LED or Halogen, Color Temperature Matters for Headlights
Even if you’re not planning on installing some LEDs, headlights are a common car maintenance item. And even if you’re sticking to halogen ones, making sure your headlights are clean and clear is an important safety concern. But how bright the lights are isn’t the only thing to pay attention to when picking out bulbs. You should also pay attention to the color temperature—and here’s why.
What is color temperature?
As a concept, color temperature isn’t limited to car headlights. It applies to the lights in your bedroom, streetlights, and even sunlight. And, as we’ll explain later, it’s not just lighting experts that worry about color temperature: automotive paint suppliers do, too.
So, what exactly is color temperature? It’s based on the observation that objects, such as metal bars, glow as they heat up, LED Lighting Supply explains. And as they heat up more and more, the emitted light changes shade. For an ideal emitter, the light goes from red to orange to yellow to white to almost violet as its temperature rises.
This is where color temperature, measured in degrees Kelvin (K), comes into play. The color temperature of a specific light describes the shade of that ideal emitter when it’s at that temperature. The higher the number, the bluer—or ‘cooler’—the light. A lower number, in contrast, means a warmer, yellower light.
For example, older incandescent bulbs have a color temperature of roughly 2700 K, LightForce reports. Hence their yellow glow. In contrast, most street-legal headlights are in the 3400-5000 K range, Autoblog reports. Direct sunlight hovers in the 5000-5400 K range. But closer to dusk, it might be close to 8000 K.
Why is color temperature an important consideration for car headlights?
Your car headlights’ color temperature is independent of their strength, i.e., how many lumens they put out. But that doesn’t mean changing the temperature doesn’t change your perception.
Up until about 5000 K, increasing your headlights’ color temperature tends to improve your perception, LightForce reports. Human eyes are very sensitive to blue light, Olympus reports, and they perceive cooler lights as being brighter, Amerlux reports. As a result, you can pick out more details and interpret color differences more accurately.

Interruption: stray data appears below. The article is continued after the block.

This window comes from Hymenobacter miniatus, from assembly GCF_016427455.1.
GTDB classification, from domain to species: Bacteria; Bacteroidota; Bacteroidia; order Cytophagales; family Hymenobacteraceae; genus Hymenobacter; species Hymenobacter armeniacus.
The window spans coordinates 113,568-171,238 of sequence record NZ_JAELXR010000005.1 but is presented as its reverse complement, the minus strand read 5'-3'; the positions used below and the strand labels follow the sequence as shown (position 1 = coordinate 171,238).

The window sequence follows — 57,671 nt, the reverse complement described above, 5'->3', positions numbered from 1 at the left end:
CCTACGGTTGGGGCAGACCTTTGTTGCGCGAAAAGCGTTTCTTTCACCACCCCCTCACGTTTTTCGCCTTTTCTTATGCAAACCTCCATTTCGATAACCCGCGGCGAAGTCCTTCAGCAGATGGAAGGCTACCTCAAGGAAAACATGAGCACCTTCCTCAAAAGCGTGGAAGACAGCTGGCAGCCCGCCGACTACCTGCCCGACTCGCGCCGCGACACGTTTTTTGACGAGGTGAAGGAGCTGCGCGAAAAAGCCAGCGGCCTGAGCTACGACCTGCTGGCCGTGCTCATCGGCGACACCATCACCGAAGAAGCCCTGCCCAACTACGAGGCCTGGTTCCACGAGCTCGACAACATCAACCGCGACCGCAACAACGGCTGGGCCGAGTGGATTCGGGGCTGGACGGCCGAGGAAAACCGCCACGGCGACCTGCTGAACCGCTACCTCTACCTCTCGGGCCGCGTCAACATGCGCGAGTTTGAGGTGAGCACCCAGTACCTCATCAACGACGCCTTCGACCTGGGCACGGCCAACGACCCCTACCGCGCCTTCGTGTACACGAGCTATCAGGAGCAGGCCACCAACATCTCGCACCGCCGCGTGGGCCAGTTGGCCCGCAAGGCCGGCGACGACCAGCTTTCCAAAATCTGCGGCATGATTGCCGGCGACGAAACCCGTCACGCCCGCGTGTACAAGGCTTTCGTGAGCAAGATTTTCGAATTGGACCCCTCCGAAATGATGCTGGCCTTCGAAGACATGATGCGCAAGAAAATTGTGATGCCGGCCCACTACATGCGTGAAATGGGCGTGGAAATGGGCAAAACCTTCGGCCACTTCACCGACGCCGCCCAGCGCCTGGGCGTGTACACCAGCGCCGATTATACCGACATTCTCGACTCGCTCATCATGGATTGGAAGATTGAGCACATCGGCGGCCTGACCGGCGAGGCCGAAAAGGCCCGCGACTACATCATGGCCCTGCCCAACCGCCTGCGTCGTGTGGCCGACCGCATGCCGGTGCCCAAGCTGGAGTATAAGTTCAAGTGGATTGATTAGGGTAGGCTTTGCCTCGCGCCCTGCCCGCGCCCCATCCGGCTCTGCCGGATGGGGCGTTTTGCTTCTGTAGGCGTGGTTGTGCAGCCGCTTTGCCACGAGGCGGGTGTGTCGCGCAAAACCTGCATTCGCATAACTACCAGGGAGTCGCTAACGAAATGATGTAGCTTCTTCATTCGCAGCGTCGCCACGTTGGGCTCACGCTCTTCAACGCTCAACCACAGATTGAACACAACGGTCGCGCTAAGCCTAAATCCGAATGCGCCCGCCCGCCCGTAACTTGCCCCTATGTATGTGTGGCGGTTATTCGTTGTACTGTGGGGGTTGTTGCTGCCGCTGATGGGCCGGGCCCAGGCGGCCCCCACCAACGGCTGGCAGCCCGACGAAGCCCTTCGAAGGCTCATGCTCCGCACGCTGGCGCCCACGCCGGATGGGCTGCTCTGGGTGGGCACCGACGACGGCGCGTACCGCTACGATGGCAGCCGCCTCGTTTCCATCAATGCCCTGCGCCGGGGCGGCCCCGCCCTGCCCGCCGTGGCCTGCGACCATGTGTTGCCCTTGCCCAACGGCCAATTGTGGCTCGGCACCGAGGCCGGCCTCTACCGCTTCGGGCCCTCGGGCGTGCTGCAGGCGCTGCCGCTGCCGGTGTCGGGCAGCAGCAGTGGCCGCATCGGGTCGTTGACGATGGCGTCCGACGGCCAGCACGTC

That last part is especially important for automotive paint developers and detailers, X-Rite and OCDCarCare explain. Changes in ambient color temperature change our perception of an object’s color. I experienced this with my first car, a 2002 Chevrolet Malibu. The car was a metallic grain in sunlight; but under a gas station’s comparatively-bluer fluorescent lights, it was a flat blue.
However, changing the color temperature of your car’s headlights only works up to a point. Going significantly past 5000 K reduces how effectively our eyes pick up details and color differences. This creates glare and eye fatigue, LightForce explains. And not just for you, but for oncoming traffic, ABC3340 reports.
Should you change it on your car?
You don’t have to change your headlights from halogens to LEDs to change the color temperature. Sylvania, for example, offers halogen bulbs ranging from 3100-4100 K, BestHeadlightBulbs reports. So, if your current bulbs break, you can replace them with yellower or bluer ones. But does that mean you should?
If you’re trying to get brighter headlights, make sure they’re not fogged or clouded over first. Cleaning them up will net you a noticeable lumen increase. But if you want more resolution from your halogens, switching to bulbs with a higher color temperature can help. Though again, only up to a point. And it’s worth keeping in mind that, at least for halogens, the bulbs with the whitest light tend to be the most expensive.
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